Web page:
I Feel For You has got to be up there in my top ten songs of all time.
Those funky synth stabs, that harmonica, the irresistible “chaka khan chaka-chaka-chaka khan” — it just makes me want to throw on my shoulder pads and lip gloss and go out dancing in a glitzy nightclub in 1980s New York.
What you’re about to read is more than just a handful of facts. It’s the story of a friendship between two insanely talented megastars.
Grab that Pina Colada and settle in for a treat.
1. The song was written by the royal purpleness himself, Prince
I think most of us already know this, but just in case. I Feel For You first appeared on Prince’s self-titled 1979 album.
Anyone else get freaked by Prince being around in the seventies? In my head he’s the essence of the eighties/nineties. Anyway. You can hear the original in all its psychedelic pop glory right here:
2. Then a few other people covered it
This was news to me. The Pointer Sisters had a version on their 1982 album I’m So Excited. Their soulful interpretation is smooth as butter, featuring some lush En Vogue-ish harmonies. Better than the Prince original? Probably.
Then Rebbie Jackson (of those Jacksons) covered it for her 1984 album Centipede. Hers is a throwaway eighties disco-pop version which went virtually unnoticed. I quite like it, worth a listen for novelty alone.
3. Prince was obsessed with Khan years before she recorded his song
Prince loooooved Chaka, even before they were label-mates on Warner Bros. He idolised her throughout her years singing with funk band Rufus and listened to her for inspiration when writing his first album. Years later he had Khan’s picture painted on his wall as part of a mural in Paisley Park.
To initiate their first meeting, Prince phoned Khan pretending to be her good friend Sly Stone (turns out Prince is something of a closet Alistair McGowan). He asked her to meet him at the Electric Ladyland studio.
Khan said: “I get there and there’s nobody there except for one little guy in this room with a guitar. And I said ‘Do you know where Sly is?’ He said to me, ‘Hi, I’m Prince; I called you.’ I was very pissed. And that’s how we met.”*
Yes, it’s a bit creepy.
4. Chaka Khan turned to Prince’s back catalogue for something radio friendly
During the early eighties, Khan was in the midst of a jazzy, experimental phase. Her 1982 album Echoes of an Era failed to find much traction with audiences.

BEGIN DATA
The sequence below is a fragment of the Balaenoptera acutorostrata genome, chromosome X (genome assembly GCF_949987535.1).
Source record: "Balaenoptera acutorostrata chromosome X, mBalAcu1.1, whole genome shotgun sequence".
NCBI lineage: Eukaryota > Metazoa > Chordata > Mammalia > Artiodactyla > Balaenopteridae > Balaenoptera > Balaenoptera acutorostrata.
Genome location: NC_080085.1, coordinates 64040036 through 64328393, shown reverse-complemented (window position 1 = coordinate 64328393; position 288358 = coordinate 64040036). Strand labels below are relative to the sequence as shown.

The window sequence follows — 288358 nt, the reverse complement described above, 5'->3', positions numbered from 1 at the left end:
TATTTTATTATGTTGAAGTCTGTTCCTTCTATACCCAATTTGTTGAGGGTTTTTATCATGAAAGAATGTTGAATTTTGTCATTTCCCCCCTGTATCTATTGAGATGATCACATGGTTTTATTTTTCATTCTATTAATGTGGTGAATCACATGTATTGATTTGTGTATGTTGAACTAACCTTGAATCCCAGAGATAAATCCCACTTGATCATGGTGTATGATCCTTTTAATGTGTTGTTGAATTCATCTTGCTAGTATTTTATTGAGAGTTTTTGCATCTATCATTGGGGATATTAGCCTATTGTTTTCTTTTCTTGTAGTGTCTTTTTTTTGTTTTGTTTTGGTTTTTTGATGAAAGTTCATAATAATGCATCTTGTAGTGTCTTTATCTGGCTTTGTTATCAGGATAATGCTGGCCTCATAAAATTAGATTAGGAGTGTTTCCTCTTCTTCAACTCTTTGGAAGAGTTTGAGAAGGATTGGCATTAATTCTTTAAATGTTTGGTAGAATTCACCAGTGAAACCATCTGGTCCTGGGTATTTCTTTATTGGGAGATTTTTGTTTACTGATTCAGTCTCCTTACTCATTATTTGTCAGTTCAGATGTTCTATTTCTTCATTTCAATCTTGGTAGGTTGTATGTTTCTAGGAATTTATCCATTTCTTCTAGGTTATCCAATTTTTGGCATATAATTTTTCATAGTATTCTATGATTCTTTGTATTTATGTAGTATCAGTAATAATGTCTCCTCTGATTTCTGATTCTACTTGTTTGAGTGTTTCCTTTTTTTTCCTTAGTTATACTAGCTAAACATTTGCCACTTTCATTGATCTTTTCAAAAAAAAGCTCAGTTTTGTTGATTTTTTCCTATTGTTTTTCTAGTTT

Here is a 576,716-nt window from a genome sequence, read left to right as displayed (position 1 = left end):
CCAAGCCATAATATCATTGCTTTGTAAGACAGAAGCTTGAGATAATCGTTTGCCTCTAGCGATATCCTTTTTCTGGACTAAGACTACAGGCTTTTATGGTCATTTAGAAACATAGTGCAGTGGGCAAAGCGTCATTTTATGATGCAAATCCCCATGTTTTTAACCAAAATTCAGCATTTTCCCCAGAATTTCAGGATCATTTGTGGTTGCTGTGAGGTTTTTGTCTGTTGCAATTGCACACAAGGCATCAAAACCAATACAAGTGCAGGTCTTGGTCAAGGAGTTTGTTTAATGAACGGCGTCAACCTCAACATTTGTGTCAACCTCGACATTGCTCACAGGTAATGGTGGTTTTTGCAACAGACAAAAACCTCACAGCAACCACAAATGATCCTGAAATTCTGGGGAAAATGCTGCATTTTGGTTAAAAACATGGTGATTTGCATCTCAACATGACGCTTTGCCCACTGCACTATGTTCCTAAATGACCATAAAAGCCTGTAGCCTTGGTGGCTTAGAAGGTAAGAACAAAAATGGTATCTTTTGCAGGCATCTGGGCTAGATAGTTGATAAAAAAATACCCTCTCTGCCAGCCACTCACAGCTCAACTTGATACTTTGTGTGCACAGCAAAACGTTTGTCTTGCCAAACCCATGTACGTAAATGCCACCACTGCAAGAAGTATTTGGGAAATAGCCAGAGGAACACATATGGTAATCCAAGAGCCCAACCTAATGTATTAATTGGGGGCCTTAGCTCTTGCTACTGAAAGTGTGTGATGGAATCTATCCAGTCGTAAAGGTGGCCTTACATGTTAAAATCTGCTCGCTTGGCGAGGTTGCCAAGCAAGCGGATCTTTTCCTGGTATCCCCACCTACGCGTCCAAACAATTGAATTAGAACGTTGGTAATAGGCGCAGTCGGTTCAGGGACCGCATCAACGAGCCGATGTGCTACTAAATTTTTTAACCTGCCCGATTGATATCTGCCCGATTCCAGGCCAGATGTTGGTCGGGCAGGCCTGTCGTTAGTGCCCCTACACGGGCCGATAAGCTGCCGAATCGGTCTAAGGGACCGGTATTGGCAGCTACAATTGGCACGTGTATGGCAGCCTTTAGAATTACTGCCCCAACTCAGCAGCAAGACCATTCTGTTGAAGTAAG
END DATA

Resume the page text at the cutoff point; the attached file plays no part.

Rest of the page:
She needed a hit to keep Warner Bros sweet. Khan and her producer Arif Mardin decided a Prince track would give them the modern edge they were looking for. They opted for I Feel For You.
5. Stevie Wonder appears on the record not once, but twice!
Prince was scheduled to play on the song, but a scheduling conflict with Purple Rain meant he never made it to the session. Wonder stepped up in his place at the last minute, laying down the funky harmonica part we all know and love. It’s a proper Stevie-show, as his 1963 song Fingertips is also sampled on the record.
6. The rapper is Melle Mel of Grandmaster Flash and the Furious Five
Yes, it was he who laid down the now legendary “Chaka Khan Chaka-Chaka-Chaka-Khan” deliciousness. His appearance made I Feel For You the first crossover RnB track to feature a rapper. Bonus fact — did you know that Melle Mel is reputed to be the first ever rapper to call himself an MC? You do now.
7. ‘I Feel For You’ cemented a professional friendship that would last a lifetime
I Feel For You was a million-selling smash hit in the US and UK, and succesfully relaunched Khan’s solo career. Prince won a Grammy for the song in 1985. When Khan left Warner Bros in 1998, Prince immediately signed her to his NPG label.
The success of I Feel For You cemented a friendship and mutual admiration that would last until Prince’s death in 2016. At his memorial concert, Chaka Khan and Stevie Wonder lead the tributes.
Two massive talents, one humongous song. There’s nothing left now but to mix you a Blue Lagoon and crank this up on the stereo.
Ladies and gentlemen, the ultimate deep cut:
This post is part of the #write52 project, a writing initiative that gets people creating original content every week for 52 weeks. That’s a year! But it’s not scary. At least — not yet (I’m only on post 22). You can find out more and sign up to the newsletter on the #write52 website.
Hi there! I’m Penny, a freelance copywriter. I decided to write about a different number one single each week for my #write52 project. To be totally honest it’s been a weekly reminder of how much the general public love terrible music. Not this song though, this song is a bobby dazzler.
*Credit to this terrific long read on Diffuser FM for the story about Prince and Khan’s first meeting.